Synthetic tools for controlling protein expression
August 26, 2010 § Leave a comment
A recent paper from Jim Collins’ lab (Callura et al. 2010, Tracking, tuning, and terminating microbial physiology using synthetic riboregulators. Proc Natl Acad Sci USA PMID: 20713708) explores the utility of a translational riboregulator to control protein production in four different settings. The basic idea is that you set up your gene of interest so that the mRNA is produced in an inactive state, with the ribosome binding sequence hidden by an RNA hairpin; in other words, it’s cis-repressed. Then you can control translation using a second RNA that’s complementary to the hairpin sequence, out-competing the cis-repressive sequence to release the ribosome binding sequence.
In this paper they use this system in E. coli to induce the expression of an iron transport protein, TonB, and show that they can control the expression of the TonB by changing the concentration of the activating RNA, using a tetracycline-inducible promoter. This allows TonB to be put under dual control: the coding RNA can be expressed under an iron-sensitive promoter (as is the endogenous gene), but suppressed until triggered by the activating RNA.
Next, they showcase the predicted tight control of protein expression in this system. It can be hard to examine the effects of expressing a toxin in a cell; cells trying to express a toxin usually die of it. Callura et al. expressed the gene encoding the toxin CcdB, which poisons DNA gyrase, under the control of the hairpin regulator. They were then able to trigger the expression of CcdB at a defined time, allowing them to look at the transcriptional response to expression of the toxin and compare this response in two different bacterial strains, one wild-type and the other a mutant that lacks the SOS DNA repair response.
In the third application, Callura et al. use the activating RNA as a rheostat to control the amount of expression of a mutant transcription factor, Lex3A, that suppresses the SOS response. The activating RNA is expressed under the control of an IPTG-inducible promoter. This allowed them to partially block the SOS response, making the Lex3A-expressing cells more sensitive to the antibiotic norfloxacin than wild-type — but less sensitive to normal Lex3A-expressing cells. The authors suggest that this kind of “tinkering” with the response of a system could be useful in testing the robustness of a network to perturbations such as changes in the timing of the expression of a component, or changes in the level of expression.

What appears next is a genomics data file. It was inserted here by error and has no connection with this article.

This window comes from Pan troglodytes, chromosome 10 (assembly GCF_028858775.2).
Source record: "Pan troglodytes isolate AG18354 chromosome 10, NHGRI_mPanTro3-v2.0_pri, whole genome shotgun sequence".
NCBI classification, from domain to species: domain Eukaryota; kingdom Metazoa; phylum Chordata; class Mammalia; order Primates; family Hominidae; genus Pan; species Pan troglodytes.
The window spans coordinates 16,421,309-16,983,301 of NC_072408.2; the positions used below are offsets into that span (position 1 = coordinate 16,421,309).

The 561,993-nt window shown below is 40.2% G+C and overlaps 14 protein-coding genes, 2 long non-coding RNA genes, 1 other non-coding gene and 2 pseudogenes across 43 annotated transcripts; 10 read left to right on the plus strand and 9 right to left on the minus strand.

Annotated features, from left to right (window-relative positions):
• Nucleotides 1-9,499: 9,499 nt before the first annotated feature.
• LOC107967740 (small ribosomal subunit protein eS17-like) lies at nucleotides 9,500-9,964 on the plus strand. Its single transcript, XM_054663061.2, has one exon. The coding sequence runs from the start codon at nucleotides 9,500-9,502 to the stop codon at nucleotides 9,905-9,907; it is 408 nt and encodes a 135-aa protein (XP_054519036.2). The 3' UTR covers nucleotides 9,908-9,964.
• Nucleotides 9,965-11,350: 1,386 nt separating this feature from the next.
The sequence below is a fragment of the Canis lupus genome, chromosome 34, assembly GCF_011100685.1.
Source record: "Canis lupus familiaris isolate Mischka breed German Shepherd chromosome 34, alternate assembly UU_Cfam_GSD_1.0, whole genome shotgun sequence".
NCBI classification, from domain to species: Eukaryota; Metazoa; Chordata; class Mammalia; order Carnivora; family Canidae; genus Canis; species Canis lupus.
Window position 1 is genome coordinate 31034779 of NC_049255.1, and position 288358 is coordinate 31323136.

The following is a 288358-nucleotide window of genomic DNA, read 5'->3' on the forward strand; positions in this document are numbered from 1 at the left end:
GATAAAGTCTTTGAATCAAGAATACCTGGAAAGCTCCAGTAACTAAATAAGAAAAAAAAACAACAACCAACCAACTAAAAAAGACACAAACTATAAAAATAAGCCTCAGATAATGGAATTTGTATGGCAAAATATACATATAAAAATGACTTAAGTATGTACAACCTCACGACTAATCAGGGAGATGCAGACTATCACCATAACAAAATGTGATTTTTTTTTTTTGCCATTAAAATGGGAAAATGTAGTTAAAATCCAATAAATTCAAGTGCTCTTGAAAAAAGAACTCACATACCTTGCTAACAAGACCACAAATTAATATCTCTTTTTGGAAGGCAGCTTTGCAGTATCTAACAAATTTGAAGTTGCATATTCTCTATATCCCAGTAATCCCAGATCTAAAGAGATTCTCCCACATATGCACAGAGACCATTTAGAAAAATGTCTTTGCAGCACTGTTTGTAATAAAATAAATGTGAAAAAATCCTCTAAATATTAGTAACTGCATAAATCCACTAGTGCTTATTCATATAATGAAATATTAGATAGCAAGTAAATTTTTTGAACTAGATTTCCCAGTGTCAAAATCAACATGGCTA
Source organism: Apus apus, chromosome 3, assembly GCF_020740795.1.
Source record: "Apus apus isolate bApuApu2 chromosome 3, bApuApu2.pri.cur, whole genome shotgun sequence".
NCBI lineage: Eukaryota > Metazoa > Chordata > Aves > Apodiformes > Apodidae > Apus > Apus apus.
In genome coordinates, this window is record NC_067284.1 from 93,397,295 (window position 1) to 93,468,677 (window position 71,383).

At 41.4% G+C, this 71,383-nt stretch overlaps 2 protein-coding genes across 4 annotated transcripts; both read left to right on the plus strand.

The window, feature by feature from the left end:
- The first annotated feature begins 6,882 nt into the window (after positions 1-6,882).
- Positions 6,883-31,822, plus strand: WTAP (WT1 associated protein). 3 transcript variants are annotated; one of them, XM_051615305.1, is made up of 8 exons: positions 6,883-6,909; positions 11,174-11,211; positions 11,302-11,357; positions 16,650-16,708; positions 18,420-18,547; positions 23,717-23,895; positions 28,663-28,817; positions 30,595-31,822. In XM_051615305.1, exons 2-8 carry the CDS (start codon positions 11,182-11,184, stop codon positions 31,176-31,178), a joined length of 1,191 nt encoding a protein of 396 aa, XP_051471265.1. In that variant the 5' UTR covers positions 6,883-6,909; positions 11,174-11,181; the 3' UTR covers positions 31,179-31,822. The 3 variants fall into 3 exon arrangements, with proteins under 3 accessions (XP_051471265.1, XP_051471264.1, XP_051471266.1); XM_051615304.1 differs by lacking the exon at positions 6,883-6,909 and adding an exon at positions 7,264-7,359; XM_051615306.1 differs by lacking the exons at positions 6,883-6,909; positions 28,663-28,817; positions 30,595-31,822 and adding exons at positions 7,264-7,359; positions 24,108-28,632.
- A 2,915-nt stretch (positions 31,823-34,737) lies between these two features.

Finally, Callura et al. set out to test what is probably the “killer app” for this system, the ability to use it to control the expression of more than one gene at a time. The number of orthogonal riboregulator sets you can make using this one basic principle is very large. Can one combine the effects of multiple riboregulators in a predictable way, for example to make a system in which two riboregulators acting together can kill a cell? To address this question the authors turned to the venerable lambda phage lytic system; not, this time, to study decision-making in the system (as Jacob and Monod did, and many others are still doing) but to use it as a test for independent, simultaneous regulation. When lambda triggers a lytic event, three genes work together to cause lysis: λR, λRz and λS. Two of these, λR and λRz, work together to degrade peptidoglycan; λS makes the inner membrane of the cell permeable, and is required to get λR and λRz to where they can do their job. So, by putting λR and λRz under the control of one riboregulator, and λS under the control of a riboregulator with different inhibition/release sequences, you should be able to make a system in which death depends on the expression of both of the trans-activating RNAs. And they do, and it does.
The system seems to me to be analogous to a reverse form of siRNA — instead of adding small RNAs to block gene expression, you add (or cause to be expressed) small RNAs to turn on gene expression. [Maybe — I’m sure the authors have thought of this — one could add a further riboregulator to turn expression off again. Perhaps that’s next.] In any case, as the authors say, this platform as it stands should have many uses.
Callura JM, Dwyer DJ, Isaacs FJ, Cantor CR, & Collins JJ (2010). Tracking, tuning, and terminating microbial physiology using synthetic riboregulators. Proceedings of the National Academy of Sciences of the United States of America PMID: 20713708